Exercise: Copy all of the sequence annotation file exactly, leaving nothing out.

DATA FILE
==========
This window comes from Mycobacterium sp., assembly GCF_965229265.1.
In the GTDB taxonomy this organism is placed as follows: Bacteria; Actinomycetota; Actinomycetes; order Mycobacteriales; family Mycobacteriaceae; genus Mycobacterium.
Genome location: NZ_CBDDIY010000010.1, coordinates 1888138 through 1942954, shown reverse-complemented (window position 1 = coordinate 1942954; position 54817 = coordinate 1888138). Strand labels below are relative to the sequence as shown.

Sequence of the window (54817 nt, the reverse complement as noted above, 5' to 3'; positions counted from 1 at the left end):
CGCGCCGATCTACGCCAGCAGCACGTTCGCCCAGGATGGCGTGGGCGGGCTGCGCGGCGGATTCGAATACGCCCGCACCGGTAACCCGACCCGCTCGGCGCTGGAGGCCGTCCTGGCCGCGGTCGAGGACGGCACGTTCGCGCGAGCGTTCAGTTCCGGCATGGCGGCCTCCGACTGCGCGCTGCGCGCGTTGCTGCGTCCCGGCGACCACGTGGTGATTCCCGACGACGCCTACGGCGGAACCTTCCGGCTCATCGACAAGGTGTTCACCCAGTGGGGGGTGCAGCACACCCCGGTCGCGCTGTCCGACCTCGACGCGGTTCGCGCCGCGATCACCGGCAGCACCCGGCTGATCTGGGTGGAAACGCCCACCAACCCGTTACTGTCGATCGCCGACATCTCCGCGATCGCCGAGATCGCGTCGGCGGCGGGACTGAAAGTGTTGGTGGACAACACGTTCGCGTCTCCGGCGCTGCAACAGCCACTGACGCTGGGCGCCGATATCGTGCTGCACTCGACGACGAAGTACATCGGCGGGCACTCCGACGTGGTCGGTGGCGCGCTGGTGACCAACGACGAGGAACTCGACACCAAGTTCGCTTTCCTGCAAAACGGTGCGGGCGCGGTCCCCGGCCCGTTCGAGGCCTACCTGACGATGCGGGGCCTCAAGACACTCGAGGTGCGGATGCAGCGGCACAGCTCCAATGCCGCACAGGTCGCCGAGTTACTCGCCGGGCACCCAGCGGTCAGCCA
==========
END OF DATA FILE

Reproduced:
This window comes from Mycobacterium sp., assembly GCF_965229265.1.
In the GTDB taxonomy this organism is placed as follows: Bacteria; Actinomycetota; Actinomycetes; order Mycobacteriales; family Mycobacteriaceae; genus Mycobacterium.
Genome location: NZ_CBDDIY010000010.1, coordinates 1888138 through 1942954, shown reverse-complemented (window position 1 = coordinate 1942954; position 54817 = coordinate 1888138). Strand labels below are relative to the sequence as shown.

Sequence of the window (54817 nt, the reverse complement as noted above, 5' to 3'; positions counted from 1 at the left end):
CGCGCCGATCTACGCCAGCAGCACGTTCGCCCAGGATGGCGTGGGCGGGCTGCGCGGCGGATTCGAATACGCCCGCACCGGTAACCCGACCCGCTCGGCGCTGGAGGCCGTCCTGGCCGCGGTCGAGGACGGCACGTTCGCGCGAGCGTTCAGTTCCGGCATGGCGGCCTCCGACTGCGCGCTGCGCGCGTTGCTGCGTCCCGGCGACCACGTGGTGATTCCCGACGACGCCTACGGCGGAACCTTCCGGCTCATCGACAAGGTGTTCACCCAGTGGGGGGTGCAGCACACCCCGGTCGCGCTGTCCGACCTCGACGCGGTTCGCGCCGCGATCACCGGCAGCACCCGGCTGATCTGGGTGGAAACGCCCACCAACCCGTTACTGTCGATCGCCGACATCTCCGCGATCGCCGAGATCGCGTCGGCGGCGGGACTGAAAGTGTTGGTGGACAACACGTTCGCGTCTCCGGCGCTGCAACAGCCACTGACGCTGGGCGCCGATATCGTGCTGCACTCGACGACGAAGTACATCGGCGGGCACTCCGACGTGGTCGGTGGCGCGCTGGTGACCAACGACGAGGAACTCGACACCAAGTTCGCTTTCCTGCAAAACGGTGCGGGCGCGGTCCCCGGCCCGTTCGAGGCCTACCTGACGATGCGGGGCCTCAAGACACTCGAGGTGCGGATGCAGCGGCACAGCTCCAATGCCGCACAGGTCGCCGAGTTACTCGCCGGGCACCCAGCGGTCAGCCA